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Jesus cured leper to show man’s salvation, Pope says
By David Kerr
Pope Benedict XVI
Pope Benedict XVI

.- Jesus Christ’s healing of the leper in the Gospel of Mark encapsulates the whole history of salvation, said Pope Benedict XVI in his Sunday Angelus address for Feb. 12.

When Jesus met the leper, he came into contact with a form of illness “considered at that time the most serious, enough to render a person ‘impure’ and to exclude them from the society,” the Pope explained to pilgrims in St. Peter’s Square.

There was even special legislation that reserved to Jewish priests “the task of declaring the person leprous, that is impure,” he said. It was the job of the Jewish priests to decide if and when to re-admit the sufferer to society after they had been deemed cured.

It was in this context that a leper came to Jesus beseeching him and telling him “‘If you will, you can make me clean,'” according Mark’s account of the event.
 
Contrary to the legal bans, noted the Pope, “Jesus does not avoid contact with this man, indeed, he is driven to an intimate participation in his condition, stretches out his hand and touches it.” He responds to the man’s plea by telling him “I will it, be cleansed.”

“In that gesture and those words of Christ is the whole history of salvation,” stated the Pope, “there is embodied the will of God to heal us, to cleanse us from evil that disfigures and that disrupts our relationships.”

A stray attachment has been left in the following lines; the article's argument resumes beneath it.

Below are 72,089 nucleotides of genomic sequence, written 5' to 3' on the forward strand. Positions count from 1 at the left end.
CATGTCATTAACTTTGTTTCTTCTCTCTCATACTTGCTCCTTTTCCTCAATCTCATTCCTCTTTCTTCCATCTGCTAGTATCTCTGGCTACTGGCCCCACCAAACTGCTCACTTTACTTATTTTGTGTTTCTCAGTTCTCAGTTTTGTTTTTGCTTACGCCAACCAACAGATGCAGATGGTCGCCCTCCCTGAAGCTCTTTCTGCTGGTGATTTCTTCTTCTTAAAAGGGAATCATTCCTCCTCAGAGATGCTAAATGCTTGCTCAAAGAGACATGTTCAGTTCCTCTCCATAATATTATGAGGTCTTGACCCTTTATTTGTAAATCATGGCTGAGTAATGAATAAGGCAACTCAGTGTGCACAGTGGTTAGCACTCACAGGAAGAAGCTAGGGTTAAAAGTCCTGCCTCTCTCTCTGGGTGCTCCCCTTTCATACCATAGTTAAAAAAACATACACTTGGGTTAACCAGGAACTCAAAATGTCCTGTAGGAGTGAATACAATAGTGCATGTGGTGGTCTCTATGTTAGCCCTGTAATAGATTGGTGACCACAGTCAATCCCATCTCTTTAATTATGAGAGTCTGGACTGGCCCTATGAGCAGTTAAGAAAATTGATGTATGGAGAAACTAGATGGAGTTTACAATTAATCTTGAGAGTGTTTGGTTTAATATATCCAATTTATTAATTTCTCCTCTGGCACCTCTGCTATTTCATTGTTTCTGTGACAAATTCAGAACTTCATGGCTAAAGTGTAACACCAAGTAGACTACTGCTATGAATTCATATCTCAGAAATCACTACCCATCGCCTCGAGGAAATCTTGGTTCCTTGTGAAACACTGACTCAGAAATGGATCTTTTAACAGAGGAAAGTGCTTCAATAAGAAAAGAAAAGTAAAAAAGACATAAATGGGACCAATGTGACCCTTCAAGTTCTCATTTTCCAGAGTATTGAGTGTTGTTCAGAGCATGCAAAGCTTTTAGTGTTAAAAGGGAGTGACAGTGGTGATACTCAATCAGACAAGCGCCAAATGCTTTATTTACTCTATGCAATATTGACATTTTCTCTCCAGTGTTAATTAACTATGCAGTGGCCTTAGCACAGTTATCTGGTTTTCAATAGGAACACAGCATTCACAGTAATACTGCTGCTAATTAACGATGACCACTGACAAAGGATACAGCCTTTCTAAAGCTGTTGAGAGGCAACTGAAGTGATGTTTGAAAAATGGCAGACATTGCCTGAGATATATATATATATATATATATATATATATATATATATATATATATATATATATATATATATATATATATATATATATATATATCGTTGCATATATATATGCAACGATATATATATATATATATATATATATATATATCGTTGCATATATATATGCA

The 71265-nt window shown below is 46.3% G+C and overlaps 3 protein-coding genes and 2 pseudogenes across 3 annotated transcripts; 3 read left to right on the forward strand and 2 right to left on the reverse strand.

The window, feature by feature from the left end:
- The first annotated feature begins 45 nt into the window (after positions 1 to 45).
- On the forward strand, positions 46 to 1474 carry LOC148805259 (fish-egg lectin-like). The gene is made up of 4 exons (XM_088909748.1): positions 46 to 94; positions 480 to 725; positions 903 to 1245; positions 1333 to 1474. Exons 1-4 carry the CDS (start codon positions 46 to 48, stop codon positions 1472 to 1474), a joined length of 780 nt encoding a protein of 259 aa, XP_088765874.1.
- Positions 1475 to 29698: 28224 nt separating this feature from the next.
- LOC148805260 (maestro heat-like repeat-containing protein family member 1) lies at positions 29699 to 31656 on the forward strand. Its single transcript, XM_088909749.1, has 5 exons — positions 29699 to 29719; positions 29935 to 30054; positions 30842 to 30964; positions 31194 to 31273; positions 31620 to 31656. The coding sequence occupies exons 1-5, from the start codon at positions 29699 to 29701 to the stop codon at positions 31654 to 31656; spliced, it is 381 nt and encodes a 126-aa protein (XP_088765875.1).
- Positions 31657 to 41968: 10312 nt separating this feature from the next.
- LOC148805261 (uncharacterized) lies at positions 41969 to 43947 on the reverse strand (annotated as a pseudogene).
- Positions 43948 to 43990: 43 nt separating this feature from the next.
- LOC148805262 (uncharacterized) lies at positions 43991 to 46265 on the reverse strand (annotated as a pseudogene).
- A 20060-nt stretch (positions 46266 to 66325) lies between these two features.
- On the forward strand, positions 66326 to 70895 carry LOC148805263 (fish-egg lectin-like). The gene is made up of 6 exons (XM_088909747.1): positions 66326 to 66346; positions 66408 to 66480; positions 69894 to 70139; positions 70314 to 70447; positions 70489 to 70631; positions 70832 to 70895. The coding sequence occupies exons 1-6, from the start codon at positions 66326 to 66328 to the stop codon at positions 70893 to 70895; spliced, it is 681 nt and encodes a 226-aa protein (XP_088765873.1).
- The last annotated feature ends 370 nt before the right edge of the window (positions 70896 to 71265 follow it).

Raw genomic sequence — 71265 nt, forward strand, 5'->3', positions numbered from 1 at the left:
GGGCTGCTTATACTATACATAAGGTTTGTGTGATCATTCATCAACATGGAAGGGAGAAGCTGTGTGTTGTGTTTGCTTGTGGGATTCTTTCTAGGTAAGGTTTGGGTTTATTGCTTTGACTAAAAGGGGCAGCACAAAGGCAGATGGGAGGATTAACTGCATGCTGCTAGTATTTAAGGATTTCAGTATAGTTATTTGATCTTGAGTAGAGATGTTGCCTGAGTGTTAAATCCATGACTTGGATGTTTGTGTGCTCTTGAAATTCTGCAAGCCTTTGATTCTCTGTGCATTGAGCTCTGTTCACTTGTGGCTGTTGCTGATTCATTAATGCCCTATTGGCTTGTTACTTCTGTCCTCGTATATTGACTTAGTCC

This contact between the hand of Jesus and the leper “knocks down every barrier between God and human impurities, between the Sacred and its opposite.” The actions of Jesus do not deny the reality of “evil and its negative force,” but shows that “the love of God is stronger than any evil, even of the most contagious and horrible.” In doing so, “Jesus took upon himself our infirmities, became the ‘leper’ because we were purified.”

The Pope recalled the words of the 13th-century saint, Francis of Assisi, who spoke about lepers and ministered to them.

“When I lived in sin, it was very painful to me to see lepers,” wrote St. Francis, “but God himself led me into their midst, and I remained there a little while.” By the time he left, “that which had seemed to me bitter had become sweet and easy.”

The Pope said that in learning to literally embrace lepers, St. Francis had been healed of his “leprosy,” namely his pride. That breakthrough “converted him to the love of God.”

“This is the victory of Christ, which is our deep healing and our resurrection to new life!” proclaimed Pope Benedict.

Before leading pilgrims in praying the Angelus, the Pope urged those present to direct their prayers towards the Virgin Mary. He noted that yesterday marked the 154th anniversary of her first appearance in the French town of Lourdes to the local miller’s daughter, Bernadette Soubirous.

“To St. Bernadette, Our Lady gave a timeless message: the call to prayer and penance,” said the Pope.

“Through his mother it is always Jesus who comes to us, to deliver us from all sickness of body and soul. Let us allow ourselves to be touched and purified by him, and show mercy towards our brothers!”


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31

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July 31, 2014

Saint Ignatius of Loyola, Priest

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Gospel of the Day

Mt 13:47-53

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First Reading:: Jer 18: 1-6
Gospel:: Mt 13: 47-53

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St. Ignatius of Loyola »

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Mt 13:47-53

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